Technological assessment normally states objectively, both the positive and negative impacts of communication technology in the banking systems. It explores the possible risks and advantages that can be experienced by a bank in both the present and the near future. Banks are currently adopting the electronic payment system and an increase in efficiency is enhanced. However, there have been great concerns by policy makers, especially concerning the safety. These concerns and others that scrutinize the effectiveness of communication technologies are the major causes of the communication technology cost in the banking sector.

The use of information technology in the banking sector leads to the reduction of asymmetric information which causes adverse selection problem. This takes place before a transaction occurs and is related to the lack of information about lenders. In addition, the moral problems take place after a transaction has occurred and is related to lenders incentive to be opportunistic. Basically, financial intermediaries exist so as to overcome problem associated with informational asymmetries in markets. Therefore, the cost of communication technology is inevitable if informational asymmetries have to be dealt with.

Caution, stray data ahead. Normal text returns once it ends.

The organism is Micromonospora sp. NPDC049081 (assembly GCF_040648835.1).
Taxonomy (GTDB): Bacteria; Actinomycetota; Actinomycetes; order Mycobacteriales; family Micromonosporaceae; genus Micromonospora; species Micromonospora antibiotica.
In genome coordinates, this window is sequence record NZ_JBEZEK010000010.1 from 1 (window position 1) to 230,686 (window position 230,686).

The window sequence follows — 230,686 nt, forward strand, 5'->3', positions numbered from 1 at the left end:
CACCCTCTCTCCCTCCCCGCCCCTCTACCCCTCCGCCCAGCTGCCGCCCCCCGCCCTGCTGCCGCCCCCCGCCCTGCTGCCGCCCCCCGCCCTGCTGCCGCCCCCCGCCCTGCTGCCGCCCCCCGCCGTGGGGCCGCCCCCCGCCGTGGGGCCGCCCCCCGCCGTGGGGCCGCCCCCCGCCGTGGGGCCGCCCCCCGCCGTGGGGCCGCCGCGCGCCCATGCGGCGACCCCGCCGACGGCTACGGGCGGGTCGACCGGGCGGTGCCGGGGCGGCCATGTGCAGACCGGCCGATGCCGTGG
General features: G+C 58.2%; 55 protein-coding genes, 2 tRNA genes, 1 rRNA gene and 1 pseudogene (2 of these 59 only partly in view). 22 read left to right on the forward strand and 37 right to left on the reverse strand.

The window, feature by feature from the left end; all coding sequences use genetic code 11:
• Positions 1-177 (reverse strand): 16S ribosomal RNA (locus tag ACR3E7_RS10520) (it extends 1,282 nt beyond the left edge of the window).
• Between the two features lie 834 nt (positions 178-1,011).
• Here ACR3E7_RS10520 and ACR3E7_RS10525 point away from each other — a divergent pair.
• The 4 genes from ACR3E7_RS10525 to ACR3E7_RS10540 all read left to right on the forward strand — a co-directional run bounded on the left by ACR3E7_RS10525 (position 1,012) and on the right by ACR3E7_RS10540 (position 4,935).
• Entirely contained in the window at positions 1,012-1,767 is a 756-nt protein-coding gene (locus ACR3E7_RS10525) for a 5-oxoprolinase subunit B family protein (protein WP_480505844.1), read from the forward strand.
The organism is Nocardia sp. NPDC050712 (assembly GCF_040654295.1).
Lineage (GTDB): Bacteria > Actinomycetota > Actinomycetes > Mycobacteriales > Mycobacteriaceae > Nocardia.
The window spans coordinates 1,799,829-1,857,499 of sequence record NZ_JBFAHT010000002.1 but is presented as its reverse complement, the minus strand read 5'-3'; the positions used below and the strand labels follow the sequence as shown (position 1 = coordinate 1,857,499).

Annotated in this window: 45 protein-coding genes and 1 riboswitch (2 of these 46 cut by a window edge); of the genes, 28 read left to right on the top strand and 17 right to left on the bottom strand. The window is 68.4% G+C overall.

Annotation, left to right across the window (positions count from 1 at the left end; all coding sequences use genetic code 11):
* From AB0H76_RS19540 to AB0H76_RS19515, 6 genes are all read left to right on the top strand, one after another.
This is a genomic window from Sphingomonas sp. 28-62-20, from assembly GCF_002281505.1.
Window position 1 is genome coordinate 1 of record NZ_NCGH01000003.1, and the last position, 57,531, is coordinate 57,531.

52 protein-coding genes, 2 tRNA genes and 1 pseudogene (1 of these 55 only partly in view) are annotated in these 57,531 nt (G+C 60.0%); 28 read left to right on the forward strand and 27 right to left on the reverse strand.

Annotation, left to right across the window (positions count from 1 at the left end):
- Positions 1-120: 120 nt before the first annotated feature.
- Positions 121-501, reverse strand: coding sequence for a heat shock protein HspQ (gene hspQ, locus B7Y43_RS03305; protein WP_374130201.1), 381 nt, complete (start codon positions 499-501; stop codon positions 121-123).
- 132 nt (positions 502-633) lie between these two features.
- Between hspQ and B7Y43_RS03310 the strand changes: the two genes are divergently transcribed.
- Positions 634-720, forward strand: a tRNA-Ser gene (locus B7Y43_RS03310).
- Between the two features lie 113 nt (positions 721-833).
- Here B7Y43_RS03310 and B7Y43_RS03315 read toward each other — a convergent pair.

The rapid advancement of information technology has enhanced the various banking and financial services to be much faster, cheaper and efficient. However, these technological resources consume a large part of bank resources and form a sizeable amount of the banks budget.

Research and transaction cost

Financial intermediation comes with the existence of research and transaction cost. A certain study shows that different writers interpret the transaction cost as the cost of transportation, administration, evaluation, research, search and monitoring (Strahan, 1999). These costs are associated with the fact that banks enjoy certain economies of scale and scope as they engage in the different tasks. This includes engaging in the trade-off between maintaining cash and financial assets of shoe leather cost, which have been hugely ignored in the micro economic theory.

In the presence of transaction cost, banks align consumption duration with portfolio duration. This is because the long-term security fetches lower prices on intermediary dates. Transaction costs have been found to have a cyclical effect that are nonlinear and are subject to change over time, which suggests that these costs are also subject to political economic environment.

Banking activities normally have two types of transaction cost. They include interest expense that indicate the costs of funds for banking activities and noninterest expense (which indicate the cost associated with information and coordination). Therefore, the total transaction cost is the sum of the interest expense and the noninterest expense. Interest expense has shown an increasing trend over the years while the noninterest expense seems to have a diminishing trend.

The benefits of intermediation in the banking system